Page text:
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King v. Howard

Supreme Court of Delaware

March 15, 2017

BRAD KING, [1] Respondent Below, Appellant/Cross-Appellee,
v.
KAREN L. HOWARD, Petitioner Below, Appellee/Cross-Appellant.

          Submitted: March 1, 2017

         Court Below-Family Court of the State of Delaware File No: CN13-06206 Petition No: 14-00708

         Upon appeal from the Family Court: REVERSED and REMANDED.

          Patrick J. Boyer, Esquire and Marie I. Crossley, Esquire, MacElree Harvey, Ltd., Centreville, Delaware for Respondent Below, Appellant Brad King.

          Judy M. Jones, Esquire, Parkowski, Guerke & Swayze, P.A., Wilmington, Delaware for Petitioner Below, Appellee Karen L. Howard.

          Before VALIHURA, VAUGHN, and SEITZ, Justices.

          SEITZ, Justice.

         Under Delaware law, property acquired after marriage but before divorce is marital property subject to equitable division in ancillary proceedings. In this appeal we review the Family Court's determination that only one-third of a substantial bonus paid to Wife after separation but before divorce qualified as marital property. According to the Family Court, because two-thirds of the bonus payment was subject to forfeiture after the couple's divorce, only one-third of the bonus was actually earned during the marriage and qualified as marital property.

         We reverse the Family Court's decision because the entire bonus was earned during the marriage and qualifies as marital property. Under Wife's Transaction Bonus Agreement ("TBA"), the company agreed to pay Wife a bonus at closing for her efforts to sell the company. Her efforts bore fruit, the company was sold, and Wife earned the transaction bonus which was paid before divorce. Although Wife's bonus might have been subject to forfeiture post-divorce, it was nonetheless earned under the TBA during the marriage. Thus, we remand to the Family Court to determine how to equitably divide the full bonus amount.

         I.

         Husband and Wife married on September 22, 2002. They had four children together. Wife started working for a local company during the first year of the marriage, eventually working her way up the corporate ranks to president. In September 2013, while the parties were married and together, Wife signed the TBA with the company.

         Subject to the terms of the TBA, if an "Exit Event" occurred, and Wife satisfied the conditions set forth in Section 3 of the TBA, Wife was "entitled to receive a bonus" upon closing of the Exit Event in an amount dependent on the purchase price of the company.[2] An Exit Event has a precise definition in the TBA, but can be described generally as a sale of the company within one year of signing the TBA. Section 3 of the TBA required Wife to "exercise all reasonable efforts" and to "cooperate with the Company to consummate the Exit Event."[3] It also required that she remain continuously employed by the company through the closing of the Exit Event or if her employment terminated sooner, her termination be without Cause or due to death or disability.[4] Wife was entitled to the bonus payment "at the closing of the Exit Event."[5]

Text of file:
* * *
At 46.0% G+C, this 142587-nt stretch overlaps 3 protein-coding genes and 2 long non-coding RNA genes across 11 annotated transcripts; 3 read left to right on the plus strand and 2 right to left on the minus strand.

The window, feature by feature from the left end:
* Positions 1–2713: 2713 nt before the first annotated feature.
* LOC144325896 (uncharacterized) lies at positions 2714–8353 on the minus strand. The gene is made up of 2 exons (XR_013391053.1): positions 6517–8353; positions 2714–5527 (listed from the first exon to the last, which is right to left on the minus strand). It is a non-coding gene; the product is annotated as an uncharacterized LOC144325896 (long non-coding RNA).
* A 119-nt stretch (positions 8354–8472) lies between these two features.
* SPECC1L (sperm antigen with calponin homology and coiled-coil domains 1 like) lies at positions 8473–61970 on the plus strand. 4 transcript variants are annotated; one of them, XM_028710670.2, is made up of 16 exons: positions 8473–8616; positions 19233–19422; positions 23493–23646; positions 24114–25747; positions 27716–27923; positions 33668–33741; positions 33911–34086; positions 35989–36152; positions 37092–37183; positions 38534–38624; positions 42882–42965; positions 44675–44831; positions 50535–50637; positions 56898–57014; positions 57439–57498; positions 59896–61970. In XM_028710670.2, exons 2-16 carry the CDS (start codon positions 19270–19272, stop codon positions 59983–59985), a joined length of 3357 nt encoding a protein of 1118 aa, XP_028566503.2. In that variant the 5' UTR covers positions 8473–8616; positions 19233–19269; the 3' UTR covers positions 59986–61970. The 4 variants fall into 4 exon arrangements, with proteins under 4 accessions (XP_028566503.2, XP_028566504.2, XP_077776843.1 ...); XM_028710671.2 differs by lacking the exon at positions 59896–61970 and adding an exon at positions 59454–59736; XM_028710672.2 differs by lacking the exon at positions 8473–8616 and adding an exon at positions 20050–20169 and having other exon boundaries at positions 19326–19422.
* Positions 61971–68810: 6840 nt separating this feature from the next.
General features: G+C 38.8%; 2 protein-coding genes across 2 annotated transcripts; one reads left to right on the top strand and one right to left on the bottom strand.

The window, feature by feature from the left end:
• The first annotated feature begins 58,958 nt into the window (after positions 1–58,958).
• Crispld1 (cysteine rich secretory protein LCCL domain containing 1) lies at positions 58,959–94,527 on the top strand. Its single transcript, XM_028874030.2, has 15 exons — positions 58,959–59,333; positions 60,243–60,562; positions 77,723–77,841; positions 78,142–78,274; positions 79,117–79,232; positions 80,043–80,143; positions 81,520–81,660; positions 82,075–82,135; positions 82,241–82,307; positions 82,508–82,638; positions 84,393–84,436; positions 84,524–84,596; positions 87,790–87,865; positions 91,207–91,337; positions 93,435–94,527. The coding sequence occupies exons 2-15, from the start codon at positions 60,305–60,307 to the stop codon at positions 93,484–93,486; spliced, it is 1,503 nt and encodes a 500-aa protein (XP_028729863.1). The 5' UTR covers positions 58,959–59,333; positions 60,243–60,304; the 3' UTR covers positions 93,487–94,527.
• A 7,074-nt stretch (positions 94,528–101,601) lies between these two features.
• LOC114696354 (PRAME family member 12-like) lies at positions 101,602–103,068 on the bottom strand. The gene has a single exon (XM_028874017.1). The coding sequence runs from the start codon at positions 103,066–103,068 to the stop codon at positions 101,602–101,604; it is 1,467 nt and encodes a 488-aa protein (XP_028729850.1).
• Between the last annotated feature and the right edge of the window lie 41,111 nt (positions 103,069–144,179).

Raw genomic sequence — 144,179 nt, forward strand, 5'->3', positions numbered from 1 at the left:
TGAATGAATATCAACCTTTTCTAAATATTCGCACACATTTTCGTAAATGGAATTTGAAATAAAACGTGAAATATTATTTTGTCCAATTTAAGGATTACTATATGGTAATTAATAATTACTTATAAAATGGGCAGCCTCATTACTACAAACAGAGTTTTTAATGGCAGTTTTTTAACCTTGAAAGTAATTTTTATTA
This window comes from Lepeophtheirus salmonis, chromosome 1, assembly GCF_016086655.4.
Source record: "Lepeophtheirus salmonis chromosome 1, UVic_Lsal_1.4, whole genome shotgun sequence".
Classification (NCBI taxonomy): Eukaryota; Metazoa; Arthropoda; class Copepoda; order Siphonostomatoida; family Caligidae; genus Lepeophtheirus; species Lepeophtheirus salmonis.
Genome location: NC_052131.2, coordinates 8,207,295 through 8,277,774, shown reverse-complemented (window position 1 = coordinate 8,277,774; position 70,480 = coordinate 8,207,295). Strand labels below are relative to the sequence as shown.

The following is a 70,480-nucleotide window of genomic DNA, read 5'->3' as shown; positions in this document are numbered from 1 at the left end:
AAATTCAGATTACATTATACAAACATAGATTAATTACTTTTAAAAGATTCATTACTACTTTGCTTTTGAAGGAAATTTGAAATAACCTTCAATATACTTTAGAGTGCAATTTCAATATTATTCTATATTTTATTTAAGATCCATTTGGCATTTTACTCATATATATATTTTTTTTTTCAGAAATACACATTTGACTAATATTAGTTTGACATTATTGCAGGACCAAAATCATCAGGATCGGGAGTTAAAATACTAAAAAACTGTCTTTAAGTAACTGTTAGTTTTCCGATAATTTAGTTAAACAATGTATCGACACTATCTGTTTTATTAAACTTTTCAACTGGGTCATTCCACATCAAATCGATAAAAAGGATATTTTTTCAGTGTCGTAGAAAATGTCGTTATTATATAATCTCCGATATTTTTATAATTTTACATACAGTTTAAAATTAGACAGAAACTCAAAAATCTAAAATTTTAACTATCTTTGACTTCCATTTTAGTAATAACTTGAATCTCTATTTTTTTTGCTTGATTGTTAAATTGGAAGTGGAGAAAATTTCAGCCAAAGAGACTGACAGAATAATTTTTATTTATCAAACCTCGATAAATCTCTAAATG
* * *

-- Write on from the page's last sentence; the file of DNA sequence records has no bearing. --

In Section 6 of the TBA, entitled "Forfeiture for Certain Early Terminations, " Wife and the company agreed that if the company terminated Wife for "Cause" or if Wife terminated her employment without "Good Reason"[6] then the bonus would be subject to reduction or repayment depending on when the termination occurred, summarized as follows:

After closing but prior to payment - amount payable reduced by two-thirds and further payment forfeited.
After receiving payment but within six months following closing - Wife must repay two-thirds of amounts already paid (including two-thirds of all amounts withheld for taxes) and further payments forfeited.
After receiving payment but more than six months after closing but before first anniversary of closing - Wife must repay one-third of amounts already paid (including one-third of all amounts withheld ...

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